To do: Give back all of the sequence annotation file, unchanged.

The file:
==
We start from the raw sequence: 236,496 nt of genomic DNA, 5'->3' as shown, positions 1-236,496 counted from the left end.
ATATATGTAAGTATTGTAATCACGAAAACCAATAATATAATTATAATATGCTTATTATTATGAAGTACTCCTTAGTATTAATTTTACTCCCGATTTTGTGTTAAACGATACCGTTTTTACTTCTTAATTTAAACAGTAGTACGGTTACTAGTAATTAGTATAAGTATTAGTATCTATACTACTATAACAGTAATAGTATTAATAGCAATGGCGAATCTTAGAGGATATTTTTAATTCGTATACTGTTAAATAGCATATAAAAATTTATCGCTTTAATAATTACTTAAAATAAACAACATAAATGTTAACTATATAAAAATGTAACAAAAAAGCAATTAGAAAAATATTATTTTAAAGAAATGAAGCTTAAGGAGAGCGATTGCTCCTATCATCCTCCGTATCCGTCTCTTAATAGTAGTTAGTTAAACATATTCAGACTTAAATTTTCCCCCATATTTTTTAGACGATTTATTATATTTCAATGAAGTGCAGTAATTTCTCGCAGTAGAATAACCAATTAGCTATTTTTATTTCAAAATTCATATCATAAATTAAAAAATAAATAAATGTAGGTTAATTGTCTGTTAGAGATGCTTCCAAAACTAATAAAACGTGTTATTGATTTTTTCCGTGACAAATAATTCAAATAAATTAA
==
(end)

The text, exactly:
We start from the raw sequence: 236,496 nt of genomic DNA, 5'->3' as shown, positions 1-236,496 counted from the left end.
ATATATGTAAGTATTGTAATCACGAAAACCAATAATATAATTATAATATGCTTATTATTATGAAGTACTCCTTAGTATTAATTTTACTCCCGATTTTGTGTTAAACGATACCGTTTTTACTTCTTAATTTAAACAGTAGTACGGTTACTAGTAATTAGTATAAGTATTAGTATCTATACTACTATAACAGTAATAGTATTAATAGCAATGGCGAATCTTAGAGGATATTTTTAATTCGTATACTGTTAAATAGCATATAAAAATTTATCGCTTTAATAATTACTTAAAATAAACAACATAAATGTTAACTATATAAAAATGTAACAAAAAAGCAATTAGAAAAATATTATTTTAAAGAAATGAAGCTTAAGGAGAGCGATTGCTCCTATCATCCTCCGTATCCGTCTCTTAATAGTAGTTAGTTAAACATATTCAGACTTAAATTTTCCCCCATATTTTTTAGACGATTTATTATATTTCAATGAAGTGCAGTAATTTCTCGCAGTAGAATAACCAATTAGCTATTTTTATTTCAAAATTCATATCATAAATTAAAAAATAAATAAATGTAGGTTAATTGTCTGTTAGAGATGCTTCCAAAACTAATAAAACGTGTTATTGATTTTTTCCGTGACAAATAATTCAAATAAATTAA